Dr. Chris Frykman.
For a sensitivity test, I held food concentrates while Frykman pushed on my arm to detect reaction. He did not drop the liquid in my mouth, a method used in AK. I simply held the vial with no physical contact to the substance, my body sensing energy from molecules through the glass, he said.
I was on my back, staring at the ceiling, trying to comprehend. Frykman pressed on my arm and muttered. “Good,” he’d say. “Ok, got it.”
There is no shortage of patients willing to sing praise to Frykman’s practice, and his client list ranges from professional triathletes to local actors to businessmen.
“I wasn’t expecting it to work,” said Dan Bauman, 33, a vice president at a consulting firm in St. Paul. “But in one appointment Chris fixed a problem I’ve had half my life.”
Bauman, a softball player, injured a tendon in his upper arm at age 16. Medical doctors, Bauman said, would administer pain-killing cortisone shots, but could not fix the issue.
“Chris analyzed my body, said a large tendon was out of place, then he popped it back in.”
I signed up for two sessions not to resolve a major health issue, but for an analysis in the name of improving athletic performance. What I got included a nutrient test and an assessment of my spine and joints, which yielded a pelvic abnormality that could affect my running stride, Frykman said.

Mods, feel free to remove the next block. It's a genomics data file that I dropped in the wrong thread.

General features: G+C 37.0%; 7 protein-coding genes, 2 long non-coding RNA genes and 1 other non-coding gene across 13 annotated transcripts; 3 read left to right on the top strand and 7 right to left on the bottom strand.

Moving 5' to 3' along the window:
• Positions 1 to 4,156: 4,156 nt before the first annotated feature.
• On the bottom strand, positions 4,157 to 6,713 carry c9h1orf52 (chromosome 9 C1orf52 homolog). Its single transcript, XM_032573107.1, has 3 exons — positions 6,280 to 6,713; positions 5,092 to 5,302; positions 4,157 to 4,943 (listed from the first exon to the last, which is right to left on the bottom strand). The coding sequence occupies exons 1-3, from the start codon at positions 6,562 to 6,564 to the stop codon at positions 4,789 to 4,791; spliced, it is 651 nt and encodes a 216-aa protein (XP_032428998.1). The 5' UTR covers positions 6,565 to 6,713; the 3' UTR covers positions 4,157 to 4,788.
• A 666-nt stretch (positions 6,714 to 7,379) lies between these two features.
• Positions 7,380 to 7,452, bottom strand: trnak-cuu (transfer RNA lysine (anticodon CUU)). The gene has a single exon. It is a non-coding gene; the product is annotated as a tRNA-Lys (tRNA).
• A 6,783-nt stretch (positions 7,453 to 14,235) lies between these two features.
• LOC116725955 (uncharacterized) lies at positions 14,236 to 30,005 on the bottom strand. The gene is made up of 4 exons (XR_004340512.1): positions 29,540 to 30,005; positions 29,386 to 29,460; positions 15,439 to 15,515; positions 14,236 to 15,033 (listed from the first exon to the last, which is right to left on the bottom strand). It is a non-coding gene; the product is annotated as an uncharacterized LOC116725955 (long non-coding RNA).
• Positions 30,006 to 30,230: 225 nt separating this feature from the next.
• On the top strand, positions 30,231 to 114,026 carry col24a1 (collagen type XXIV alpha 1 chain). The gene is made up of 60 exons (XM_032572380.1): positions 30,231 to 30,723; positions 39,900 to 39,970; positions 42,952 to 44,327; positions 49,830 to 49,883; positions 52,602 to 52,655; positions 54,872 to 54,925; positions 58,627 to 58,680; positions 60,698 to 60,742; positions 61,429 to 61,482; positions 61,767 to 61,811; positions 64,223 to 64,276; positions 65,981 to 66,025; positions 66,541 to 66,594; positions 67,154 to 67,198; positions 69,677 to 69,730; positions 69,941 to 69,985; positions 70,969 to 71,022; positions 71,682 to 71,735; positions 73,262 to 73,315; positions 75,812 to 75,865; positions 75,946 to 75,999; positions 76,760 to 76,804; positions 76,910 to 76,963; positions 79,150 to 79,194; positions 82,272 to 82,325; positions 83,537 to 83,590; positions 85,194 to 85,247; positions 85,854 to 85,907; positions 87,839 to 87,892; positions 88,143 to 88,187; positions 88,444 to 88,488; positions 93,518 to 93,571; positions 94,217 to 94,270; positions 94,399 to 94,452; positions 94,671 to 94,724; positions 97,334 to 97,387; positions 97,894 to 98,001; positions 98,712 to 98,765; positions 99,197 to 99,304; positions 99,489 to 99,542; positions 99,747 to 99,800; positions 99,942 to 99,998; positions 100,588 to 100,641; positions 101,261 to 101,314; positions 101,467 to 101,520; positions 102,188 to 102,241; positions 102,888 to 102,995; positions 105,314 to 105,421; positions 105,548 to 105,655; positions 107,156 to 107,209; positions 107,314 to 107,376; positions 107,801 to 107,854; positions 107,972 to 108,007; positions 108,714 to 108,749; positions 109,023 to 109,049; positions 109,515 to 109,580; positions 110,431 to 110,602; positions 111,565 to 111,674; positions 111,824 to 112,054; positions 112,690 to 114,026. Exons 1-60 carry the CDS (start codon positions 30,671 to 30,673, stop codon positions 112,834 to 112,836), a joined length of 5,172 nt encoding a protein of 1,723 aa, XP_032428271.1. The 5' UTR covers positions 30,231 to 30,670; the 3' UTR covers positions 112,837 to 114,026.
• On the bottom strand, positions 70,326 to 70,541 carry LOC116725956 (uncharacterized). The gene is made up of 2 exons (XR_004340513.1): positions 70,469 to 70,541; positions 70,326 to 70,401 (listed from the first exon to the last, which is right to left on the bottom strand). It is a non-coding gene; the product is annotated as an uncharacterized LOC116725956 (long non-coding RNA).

Frykman demonstrating the use of an electrified crystal stylus.
I learned that my skull could be “adjusted,” the plates that form my noggin shifting a smidge under a manual procedure. “Your head should feel like an unripe watermelon,” the doctor said, fingers pressing through my hair. “Not a bowling ball.”
Then it got weirder.
After the nutrient test, where I clutched glass vials, Frykman said I didn’t actually need the substances in hand. The energy of each substance, he continued, could simply be thought of, the mental figment metaphysically transmitted from his mind to my body.
He held my arm up, his eyes shut slightly as he skimmed through a mental checklist. “Asparagus,” he would think, pressing my arm, attempting to feel resistance.
“I know this freaks some people out,” he said.
I nodded, and soon thereafter I left the office.
Call up the web site for his clinic at www.vibrantpotential.com and you’re greeted with a recording, Frykman’s voice an excited welcome that hints to his personality. His writing skews to exclamation points and self-help axioms like “It is normal to love yourself and all others” or “You reside in a physical body and using it should bring you joy.”
Frykman was hard for me to figure out, a complex man who embodies the characteristics of an ancient healer, a motivational speaker and a medical doctor. His synthesized approach, for me, was no cure-all. Indeed, I came away with little to apply to my life, a list of sensitivities to foods I rarely eat and a recommendation to return once a week for a back crack.
He said we could talk about dream therapy on the next appointment, handing me a sheet detailing service plans with price tags up to $3,352.
Frykman is not a sham. He believes in what he’s doing and has patients to back his claims. For now, I’m just not one of them.
(Stephen Regenold writes The Gear Junkie column for eleven U.S. newspapers; see www.THEGEARJUNKIE.com for video gear reviews, a daily blog, and an archive of Regenold’s work.)